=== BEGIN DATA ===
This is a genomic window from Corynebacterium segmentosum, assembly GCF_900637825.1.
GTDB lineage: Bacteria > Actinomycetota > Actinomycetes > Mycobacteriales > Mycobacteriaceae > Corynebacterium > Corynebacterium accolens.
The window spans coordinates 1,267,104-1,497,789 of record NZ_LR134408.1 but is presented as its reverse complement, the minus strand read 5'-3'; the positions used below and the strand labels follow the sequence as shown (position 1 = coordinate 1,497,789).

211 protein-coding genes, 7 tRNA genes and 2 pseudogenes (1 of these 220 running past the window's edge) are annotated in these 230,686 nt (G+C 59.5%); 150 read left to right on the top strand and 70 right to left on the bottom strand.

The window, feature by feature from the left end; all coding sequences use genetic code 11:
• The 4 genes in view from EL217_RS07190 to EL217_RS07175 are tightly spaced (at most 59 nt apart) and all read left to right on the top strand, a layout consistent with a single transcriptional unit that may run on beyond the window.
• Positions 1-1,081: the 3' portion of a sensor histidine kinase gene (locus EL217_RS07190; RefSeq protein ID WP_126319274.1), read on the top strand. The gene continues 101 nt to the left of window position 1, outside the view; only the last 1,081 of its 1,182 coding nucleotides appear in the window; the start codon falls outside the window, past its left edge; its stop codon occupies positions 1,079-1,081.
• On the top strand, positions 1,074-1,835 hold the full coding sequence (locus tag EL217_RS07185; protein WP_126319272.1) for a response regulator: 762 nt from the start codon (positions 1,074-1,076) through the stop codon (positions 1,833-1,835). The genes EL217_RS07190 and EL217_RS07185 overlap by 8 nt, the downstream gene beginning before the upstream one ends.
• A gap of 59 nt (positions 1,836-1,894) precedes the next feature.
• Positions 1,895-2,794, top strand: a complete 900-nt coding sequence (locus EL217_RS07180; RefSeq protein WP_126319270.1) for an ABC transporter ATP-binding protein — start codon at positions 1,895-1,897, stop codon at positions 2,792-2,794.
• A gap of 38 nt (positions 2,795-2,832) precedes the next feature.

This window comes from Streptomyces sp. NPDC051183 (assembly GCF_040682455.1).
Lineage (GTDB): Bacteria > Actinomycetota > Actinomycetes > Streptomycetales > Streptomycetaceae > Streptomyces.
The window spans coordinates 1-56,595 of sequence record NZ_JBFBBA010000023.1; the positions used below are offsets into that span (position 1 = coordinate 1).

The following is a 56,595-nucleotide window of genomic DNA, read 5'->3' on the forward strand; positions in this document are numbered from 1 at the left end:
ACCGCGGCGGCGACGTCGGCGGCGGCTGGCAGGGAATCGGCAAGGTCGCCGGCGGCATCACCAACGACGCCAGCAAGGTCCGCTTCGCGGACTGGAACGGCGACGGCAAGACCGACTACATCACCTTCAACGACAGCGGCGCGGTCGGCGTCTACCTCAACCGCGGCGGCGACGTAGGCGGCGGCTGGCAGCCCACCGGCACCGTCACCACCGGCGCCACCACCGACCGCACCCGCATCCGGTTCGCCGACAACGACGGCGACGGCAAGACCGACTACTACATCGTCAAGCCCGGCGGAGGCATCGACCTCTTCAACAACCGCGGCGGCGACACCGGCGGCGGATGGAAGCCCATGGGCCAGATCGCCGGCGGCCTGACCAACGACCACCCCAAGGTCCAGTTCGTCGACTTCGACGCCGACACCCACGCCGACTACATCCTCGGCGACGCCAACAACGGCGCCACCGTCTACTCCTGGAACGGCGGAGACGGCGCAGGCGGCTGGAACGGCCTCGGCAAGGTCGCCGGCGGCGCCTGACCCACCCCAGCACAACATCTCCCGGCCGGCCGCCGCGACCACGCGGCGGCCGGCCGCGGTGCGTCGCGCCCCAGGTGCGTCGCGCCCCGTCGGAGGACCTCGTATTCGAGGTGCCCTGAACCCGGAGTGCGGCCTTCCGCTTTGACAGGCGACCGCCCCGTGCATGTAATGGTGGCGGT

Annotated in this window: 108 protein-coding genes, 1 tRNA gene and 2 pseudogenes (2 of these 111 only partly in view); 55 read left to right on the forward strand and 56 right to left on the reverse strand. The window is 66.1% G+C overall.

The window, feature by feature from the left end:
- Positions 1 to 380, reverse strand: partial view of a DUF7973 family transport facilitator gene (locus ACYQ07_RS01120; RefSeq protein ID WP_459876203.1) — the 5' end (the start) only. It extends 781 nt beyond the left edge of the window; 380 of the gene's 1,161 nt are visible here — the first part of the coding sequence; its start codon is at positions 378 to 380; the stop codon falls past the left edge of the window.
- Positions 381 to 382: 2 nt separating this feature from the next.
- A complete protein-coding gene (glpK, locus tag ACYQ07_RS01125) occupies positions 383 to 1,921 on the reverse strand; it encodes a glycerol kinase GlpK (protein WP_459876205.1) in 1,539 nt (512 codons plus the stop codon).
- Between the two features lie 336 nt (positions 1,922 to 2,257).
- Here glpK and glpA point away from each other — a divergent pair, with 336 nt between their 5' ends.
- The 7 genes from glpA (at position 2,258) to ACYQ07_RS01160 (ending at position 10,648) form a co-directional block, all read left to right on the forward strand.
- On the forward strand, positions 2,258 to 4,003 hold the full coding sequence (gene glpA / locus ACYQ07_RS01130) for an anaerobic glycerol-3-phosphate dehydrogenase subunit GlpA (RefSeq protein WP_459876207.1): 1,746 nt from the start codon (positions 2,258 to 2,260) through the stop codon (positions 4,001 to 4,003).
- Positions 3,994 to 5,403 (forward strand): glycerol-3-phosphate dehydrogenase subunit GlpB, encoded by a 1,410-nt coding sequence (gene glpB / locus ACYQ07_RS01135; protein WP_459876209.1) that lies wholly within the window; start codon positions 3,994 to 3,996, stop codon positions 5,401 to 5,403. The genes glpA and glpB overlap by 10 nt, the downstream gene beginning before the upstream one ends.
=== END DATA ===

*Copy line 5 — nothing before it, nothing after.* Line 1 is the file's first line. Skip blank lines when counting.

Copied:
The window, feature by feature from the left end; all coding sequences use genetic code 11: